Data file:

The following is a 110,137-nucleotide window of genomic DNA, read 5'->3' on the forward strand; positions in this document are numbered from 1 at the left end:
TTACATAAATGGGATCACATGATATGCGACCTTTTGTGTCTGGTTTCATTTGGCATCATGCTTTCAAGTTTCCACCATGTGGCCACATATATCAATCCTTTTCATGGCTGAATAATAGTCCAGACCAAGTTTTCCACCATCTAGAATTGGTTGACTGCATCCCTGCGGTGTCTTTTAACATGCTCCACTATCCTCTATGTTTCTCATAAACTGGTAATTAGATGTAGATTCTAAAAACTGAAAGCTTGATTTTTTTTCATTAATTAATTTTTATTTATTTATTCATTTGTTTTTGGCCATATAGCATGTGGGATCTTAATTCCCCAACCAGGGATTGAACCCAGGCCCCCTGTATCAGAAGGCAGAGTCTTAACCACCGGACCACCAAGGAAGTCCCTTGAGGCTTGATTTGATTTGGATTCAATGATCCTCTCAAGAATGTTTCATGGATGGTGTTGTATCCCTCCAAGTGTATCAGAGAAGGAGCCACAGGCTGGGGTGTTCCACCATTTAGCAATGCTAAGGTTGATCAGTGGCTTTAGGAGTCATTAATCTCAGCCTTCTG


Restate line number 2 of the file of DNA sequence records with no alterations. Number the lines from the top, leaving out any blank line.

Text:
TTACATAAATGGGATCACATGATATGCGACCTTTTGTGTCTGGTTTCATTTGGCATCATGCTTTCAAGTTTCCACCATGTGGCCACATATATCAATCCTTTTCATGGCTGAATAATAGTCCAGACCAAGTTTTCCACCATCTAGAATTGGTTGACTGCATCCCTGCGGTGTCTTTTAACATGCTCCACTATCCTCTATGTTTCTCATAAACTGGTAATTAGATGTAGATTCTAAAAACTGAAAGCTTGATTTTTTTTCATTAATTAATTTTTATTTATTTATTCATTTGTTTTTGGCCATATAGCATGTGGGATCTTAATTCCCCAACCAGGGATTGAACCCAGGCCCCCTGTATCAGAAGGCAGAGTCTTAACCACCGGACCACCAAGGAAGTCCCTTGAGGCTTGATTTGATTTGGATTCAATGATCCTCTCAAGAATGTTTCATGGATGGTGTTGTATCCCTCCAAGTGTATCAGAGAAGGAGCCACAGGCTGGGGTGTTCCACCATTTAGCAATGCTAAGGTTGATCAGTGGCTTTAGGAGTCATTAATCTCAGCCTTCTG